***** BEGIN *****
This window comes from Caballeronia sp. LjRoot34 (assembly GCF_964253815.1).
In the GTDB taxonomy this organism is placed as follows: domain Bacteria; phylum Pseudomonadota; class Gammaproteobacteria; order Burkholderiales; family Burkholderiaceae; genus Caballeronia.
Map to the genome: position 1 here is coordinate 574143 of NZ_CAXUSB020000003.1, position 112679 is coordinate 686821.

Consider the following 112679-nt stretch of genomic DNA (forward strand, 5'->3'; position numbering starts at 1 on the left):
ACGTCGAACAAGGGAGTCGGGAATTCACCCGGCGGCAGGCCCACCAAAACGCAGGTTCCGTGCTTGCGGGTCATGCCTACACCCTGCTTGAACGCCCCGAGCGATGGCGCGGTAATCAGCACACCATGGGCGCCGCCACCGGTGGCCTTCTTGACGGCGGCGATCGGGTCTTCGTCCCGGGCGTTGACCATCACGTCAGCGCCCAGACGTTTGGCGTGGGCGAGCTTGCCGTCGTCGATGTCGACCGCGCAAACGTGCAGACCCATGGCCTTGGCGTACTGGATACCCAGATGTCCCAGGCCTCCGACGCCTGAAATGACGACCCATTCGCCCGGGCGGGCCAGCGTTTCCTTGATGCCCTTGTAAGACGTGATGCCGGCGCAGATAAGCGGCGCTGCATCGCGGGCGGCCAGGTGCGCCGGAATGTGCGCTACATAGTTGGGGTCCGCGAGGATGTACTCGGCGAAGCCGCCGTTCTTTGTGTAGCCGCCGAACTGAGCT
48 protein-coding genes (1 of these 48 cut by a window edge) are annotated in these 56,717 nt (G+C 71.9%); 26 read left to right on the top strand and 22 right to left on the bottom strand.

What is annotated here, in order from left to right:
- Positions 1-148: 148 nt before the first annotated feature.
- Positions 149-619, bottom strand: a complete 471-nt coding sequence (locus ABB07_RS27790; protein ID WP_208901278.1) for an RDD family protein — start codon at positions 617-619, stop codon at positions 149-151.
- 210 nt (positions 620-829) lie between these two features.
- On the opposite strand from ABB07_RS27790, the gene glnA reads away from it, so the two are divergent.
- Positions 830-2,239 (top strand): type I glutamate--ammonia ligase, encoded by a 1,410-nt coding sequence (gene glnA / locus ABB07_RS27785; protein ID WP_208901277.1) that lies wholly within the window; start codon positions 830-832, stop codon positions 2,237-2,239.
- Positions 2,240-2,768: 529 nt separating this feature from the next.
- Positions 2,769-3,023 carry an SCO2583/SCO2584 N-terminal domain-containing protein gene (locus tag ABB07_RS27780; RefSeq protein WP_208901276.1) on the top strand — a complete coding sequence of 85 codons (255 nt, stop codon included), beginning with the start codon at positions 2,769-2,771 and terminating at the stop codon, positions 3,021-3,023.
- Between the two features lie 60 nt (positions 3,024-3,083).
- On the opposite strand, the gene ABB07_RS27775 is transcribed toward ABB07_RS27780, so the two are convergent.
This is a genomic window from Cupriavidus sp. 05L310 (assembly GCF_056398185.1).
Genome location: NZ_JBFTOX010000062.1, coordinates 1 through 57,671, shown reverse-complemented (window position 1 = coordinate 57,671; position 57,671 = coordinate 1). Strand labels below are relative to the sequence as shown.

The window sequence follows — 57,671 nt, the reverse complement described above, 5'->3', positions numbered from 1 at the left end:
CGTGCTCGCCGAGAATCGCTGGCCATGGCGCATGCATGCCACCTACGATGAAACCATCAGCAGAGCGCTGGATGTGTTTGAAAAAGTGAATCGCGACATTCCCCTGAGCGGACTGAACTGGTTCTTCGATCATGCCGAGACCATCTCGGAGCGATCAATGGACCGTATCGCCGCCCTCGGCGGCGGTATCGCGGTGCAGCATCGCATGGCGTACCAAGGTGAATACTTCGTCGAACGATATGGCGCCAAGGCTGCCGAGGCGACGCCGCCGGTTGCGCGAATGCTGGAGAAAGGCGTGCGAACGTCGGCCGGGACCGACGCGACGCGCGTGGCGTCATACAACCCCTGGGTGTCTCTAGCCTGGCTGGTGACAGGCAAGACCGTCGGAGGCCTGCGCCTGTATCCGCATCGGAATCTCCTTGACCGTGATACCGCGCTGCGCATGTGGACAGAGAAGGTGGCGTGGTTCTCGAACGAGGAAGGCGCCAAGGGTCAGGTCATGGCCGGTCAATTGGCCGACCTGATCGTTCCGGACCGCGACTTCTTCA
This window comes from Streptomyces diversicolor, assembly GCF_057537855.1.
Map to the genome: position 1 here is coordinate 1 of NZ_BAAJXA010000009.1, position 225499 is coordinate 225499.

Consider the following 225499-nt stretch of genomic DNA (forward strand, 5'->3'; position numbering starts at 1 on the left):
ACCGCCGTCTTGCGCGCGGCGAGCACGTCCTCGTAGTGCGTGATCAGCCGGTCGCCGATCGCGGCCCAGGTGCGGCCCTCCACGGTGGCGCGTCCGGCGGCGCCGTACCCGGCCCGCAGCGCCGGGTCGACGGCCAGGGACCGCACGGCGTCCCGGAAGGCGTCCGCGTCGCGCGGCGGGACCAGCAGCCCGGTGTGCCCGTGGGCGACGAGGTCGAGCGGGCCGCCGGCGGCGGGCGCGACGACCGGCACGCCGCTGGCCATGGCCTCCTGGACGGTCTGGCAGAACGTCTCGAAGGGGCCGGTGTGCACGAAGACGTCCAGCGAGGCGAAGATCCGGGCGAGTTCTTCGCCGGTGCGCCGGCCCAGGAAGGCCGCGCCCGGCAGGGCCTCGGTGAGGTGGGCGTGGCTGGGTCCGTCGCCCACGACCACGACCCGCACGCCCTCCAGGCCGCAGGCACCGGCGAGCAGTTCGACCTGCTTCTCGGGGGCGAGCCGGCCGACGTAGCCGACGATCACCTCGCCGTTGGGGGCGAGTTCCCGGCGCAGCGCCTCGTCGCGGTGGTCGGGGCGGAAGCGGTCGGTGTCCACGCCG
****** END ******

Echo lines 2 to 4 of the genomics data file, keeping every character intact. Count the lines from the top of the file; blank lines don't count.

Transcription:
In the GTDB taxonomy this organism is placed as follows: domain Bacteria; phylum Pseudomonadota; class Gammaproteobacteria; order Burkholderiales; family Burkholderiaceae; genus Caballeronia.
Map to the genome: position 1 here is coordinate 574143 of NZ_CAXUSB020000003.1, position 112679 is coordinate 686821.

Consider the following 112679-nt stretch of genomic DNA (forward strand, 5'->3'; position numbering starts at 1 on the left):